Plastic packaging accounts for on average approximately 2-3% of the net weight of food and beverages. The risk-benefit of removing packaging doesn’t make sense.

If we packaged more and better some products such as fruits, food waste could be substantially reduced.


Substitution. Simulation of impacts depending on the packaging material

In Europe in 2019 some 129,000 million L of soft drinks, bottled water, dilutables and juices & nectars were consumed.


  • The average weight of the 1 L plastic bottle (PET) 30 g and 550 g that of glass.
  • Both bottles are single-use


  • All beverages are sold in 1 L bottles
  • We analyse only the impact from the bottler to the retailer. Average distance 100km
  • The load per truck will be 20 tn. We will not consider the volume of bottles, stacking limitations and different types of trucks


  • The real mix of packaging is very varied both in materials and formats. There are barrels, jugs, cans, bottles and beverage cartons
  • Small formats are less efficient than large formats
  • The content has also an impact. Bottles containing carbonated beverages weigh more
  • The study only aims to highlight the need to analyse the impacts depending on the packaging material.



  • The glass bottle weighs 1,800% or 18 times more than the plastic bottle
  • Generates 67 million tn more waste
  • Emits 290 million tn more CO2
  • In other words, the use of plastic bottles reduces 95% resource consumption and emission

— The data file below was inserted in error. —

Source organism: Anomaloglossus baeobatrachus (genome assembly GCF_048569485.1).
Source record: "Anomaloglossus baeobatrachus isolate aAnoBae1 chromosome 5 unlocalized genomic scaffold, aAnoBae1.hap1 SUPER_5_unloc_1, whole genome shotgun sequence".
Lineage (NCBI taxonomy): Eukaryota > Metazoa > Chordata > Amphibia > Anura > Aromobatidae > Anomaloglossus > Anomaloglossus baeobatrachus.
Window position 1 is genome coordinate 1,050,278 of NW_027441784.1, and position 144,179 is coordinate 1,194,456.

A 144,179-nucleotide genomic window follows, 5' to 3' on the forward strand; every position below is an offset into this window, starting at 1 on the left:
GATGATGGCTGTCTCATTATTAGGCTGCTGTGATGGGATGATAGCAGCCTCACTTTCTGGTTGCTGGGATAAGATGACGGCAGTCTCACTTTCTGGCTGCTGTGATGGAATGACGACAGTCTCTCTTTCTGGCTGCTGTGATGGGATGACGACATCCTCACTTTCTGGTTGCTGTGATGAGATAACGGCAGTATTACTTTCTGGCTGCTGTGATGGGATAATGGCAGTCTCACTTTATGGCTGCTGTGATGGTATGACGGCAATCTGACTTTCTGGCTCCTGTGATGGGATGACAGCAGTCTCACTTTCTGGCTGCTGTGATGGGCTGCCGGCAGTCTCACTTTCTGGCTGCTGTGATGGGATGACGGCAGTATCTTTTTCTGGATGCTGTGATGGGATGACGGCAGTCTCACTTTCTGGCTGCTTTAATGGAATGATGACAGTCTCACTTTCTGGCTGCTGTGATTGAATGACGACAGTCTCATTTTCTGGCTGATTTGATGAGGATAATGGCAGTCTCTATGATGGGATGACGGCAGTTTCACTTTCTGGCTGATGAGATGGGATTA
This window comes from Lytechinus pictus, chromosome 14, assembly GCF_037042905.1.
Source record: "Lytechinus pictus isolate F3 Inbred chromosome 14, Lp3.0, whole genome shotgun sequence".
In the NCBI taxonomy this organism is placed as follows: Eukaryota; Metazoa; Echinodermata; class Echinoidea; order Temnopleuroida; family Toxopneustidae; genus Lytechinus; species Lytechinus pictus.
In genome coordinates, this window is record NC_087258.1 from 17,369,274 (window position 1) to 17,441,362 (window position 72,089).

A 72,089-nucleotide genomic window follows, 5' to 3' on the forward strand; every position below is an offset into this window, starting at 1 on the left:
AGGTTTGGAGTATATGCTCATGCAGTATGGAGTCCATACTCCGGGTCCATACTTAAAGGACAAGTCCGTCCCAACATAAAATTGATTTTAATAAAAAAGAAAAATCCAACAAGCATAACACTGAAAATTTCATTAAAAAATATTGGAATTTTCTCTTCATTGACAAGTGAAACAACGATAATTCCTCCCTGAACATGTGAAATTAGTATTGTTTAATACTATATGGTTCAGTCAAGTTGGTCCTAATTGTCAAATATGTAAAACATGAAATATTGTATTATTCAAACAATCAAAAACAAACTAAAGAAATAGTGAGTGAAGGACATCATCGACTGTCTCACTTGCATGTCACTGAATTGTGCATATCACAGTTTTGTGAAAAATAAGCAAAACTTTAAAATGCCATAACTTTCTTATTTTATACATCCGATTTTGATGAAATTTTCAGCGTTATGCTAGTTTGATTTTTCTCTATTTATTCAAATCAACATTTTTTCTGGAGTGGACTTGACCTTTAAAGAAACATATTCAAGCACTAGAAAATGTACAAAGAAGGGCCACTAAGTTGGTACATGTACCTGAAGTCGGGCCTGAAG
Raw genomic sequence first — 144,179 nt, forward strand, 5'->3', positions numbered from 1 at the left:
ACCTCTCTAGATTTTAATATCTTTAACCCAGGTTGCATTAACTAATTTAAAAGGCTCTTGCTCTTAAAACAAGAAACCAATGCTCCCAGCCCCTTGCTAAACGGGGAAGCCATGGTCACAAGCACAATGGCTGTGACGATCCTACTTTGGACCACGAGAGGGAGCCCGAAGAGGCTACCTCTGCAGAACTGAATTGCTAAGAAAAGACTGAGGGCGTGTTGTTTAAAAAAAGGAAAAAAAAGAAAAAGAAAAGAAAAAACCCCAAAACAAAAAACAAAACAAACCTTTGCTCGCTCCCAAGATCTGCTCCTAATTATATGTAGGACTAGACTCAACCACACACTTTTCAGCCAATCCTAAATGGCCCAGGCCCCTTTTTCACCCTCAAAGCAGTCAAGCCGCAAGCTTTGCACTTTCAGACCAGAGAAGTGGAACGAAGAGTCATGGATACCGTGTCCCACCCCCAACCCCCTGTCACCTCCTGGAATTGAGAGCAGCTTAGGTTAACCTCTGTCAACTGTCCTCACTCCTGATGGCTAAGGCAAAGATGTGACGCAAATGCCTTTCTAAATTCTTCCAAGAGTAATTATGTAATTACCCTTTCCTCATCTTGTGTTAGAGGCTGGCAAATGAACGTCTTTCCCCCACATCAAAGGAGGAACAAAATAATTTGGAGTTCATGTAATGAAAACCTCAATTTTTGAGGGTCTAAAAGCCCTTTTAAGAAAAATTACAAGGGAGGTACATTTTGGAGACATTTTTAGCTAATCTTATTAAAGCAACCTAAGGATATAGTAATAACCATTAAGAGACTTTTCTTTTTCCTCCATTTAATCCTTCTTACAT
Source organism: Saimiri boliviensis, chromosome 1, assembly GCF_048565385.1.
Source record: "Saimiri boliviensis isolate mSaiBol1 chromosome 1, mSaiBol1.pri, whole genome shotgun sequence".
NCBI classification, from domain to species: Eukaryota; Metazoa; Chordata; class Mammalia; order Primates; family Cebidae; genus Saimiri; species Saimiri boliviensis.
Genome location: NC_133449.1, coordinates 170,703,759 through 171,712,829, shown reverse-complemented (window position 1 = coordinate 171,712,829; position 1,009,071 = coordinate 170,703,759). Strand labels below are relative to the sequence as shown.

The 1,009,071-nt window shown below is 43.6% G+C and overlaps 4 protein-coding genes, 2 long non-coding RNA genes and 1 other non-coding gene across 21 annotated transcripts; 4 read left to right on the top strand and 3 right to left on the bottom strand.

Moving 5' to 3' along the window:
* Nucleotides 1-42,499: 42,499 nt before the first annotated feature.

Other examples in summary form:

The plastic container of a yogurt weighs 4% of the content, while if it is glass it weighs 70% of the content, 1,750% more.

A retractable plastic for a pack of 12 cans of 33 cl weighs 20 g, if we change it for a cardboard box the weight goes up to 100 g, 500% more.

It is very important to choose the right material because the impact on the environment is very different.

We want to make clear that to make sound decisions, more complete studies are needed, LCAs are the best instrument.


EU28 packaging recycling ratios in 2018 (Eurostat)

Plastic recycling was 41.8% compared to 82.9% for paper and cardboard, 80% for metal packaging and 74.7% for glass.

This very low ratio clearly plays against plastic.

The development of new recycling technologies will allow the recycling of plastic packaging to increase significantly over the next few years.


  • The omnipresence of plastics together with the large visual space they occupy generates a false perception of quantity.
  • It is the material that is least recycled and most found in the environment (in units)
  • All this generates a bad image and puts in the focus of public opinion and legislators.


  • On the other hand, efficiency, versatility, and its great contribution to the reduction of food waste and greenhouse gas emissions are mostly unknown.  “Good news no news”


Legislating on this matter requires a great deal of objectivity and awareness that there is no room for laws that go against climate change or citizens health.

Only the power of data can guarantee this objectivity. It is necessary to follow the path they show, not ignore them and above all do not take the path of false perceptions.


Next Post

How to shoot in your own foot by legislating against plastic packaging